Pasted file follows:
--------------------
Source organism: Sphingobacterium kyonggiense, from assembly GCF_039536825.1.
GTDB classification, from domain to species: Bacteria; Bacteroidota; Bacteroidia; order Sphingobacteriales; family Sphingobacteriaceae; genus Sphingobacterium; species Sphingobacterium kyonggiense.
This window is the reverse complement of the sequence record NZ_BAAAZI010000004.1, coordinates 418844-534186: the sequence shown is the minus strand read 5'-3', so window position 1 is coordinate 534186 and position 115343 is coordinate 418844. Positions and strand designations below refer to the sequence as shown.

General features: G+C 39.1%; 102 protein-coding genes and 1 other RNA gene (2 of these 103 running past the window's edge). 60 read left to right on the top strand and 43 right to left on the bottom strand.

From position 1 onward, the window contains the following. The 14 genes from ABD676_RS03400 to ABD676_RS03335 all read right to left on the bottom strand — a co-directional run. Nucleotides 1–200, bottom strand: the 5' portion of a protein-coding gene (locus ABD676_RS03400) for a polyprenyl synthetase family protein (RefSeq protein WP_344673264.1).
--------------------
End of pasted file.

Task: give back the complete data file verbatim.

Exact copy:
Source organism: Sphingobacterium kyonggiense, from assembly GCF_039536825.1.
GTDB classification, from domain to species: Bacteria; Bacteroidota; Bacteroidia; order Sphingobacteriales; family Sphingobacteriaceae; genus Sphingobacterium; species Sphingobacterium kyonggiense.
This window is the reverse complement of the sequence record NZ_BAAAZI010000004.1, coordinates 418844-534186: the sequence shown is the minus strand read 5'-3', so window position 1 is coordinate 534186 and position 115343 is coordinate 418844. Positions and strand designations below refer to the sequence as shown.

General features: G+C 39.1%; 102 protein-coding genes and 1 other RNA gene (2 of these 103 running past the window's edge). 60 read left to right on the top strand and 43 right to left on the bottom strand.

From position 1 onward, the window contains the following. The 14 genes from ABD676_RS03400 to ABD676_RS03335 all read right to left on the bottom strand — a co-directional run. Nucleotides 1–200, bottom strand: the 5' portion of a protein-coding gene (locus ABD676_RS03400) for a polyprenyl synthetase family protein (RefSeq protein WP_344673264.1).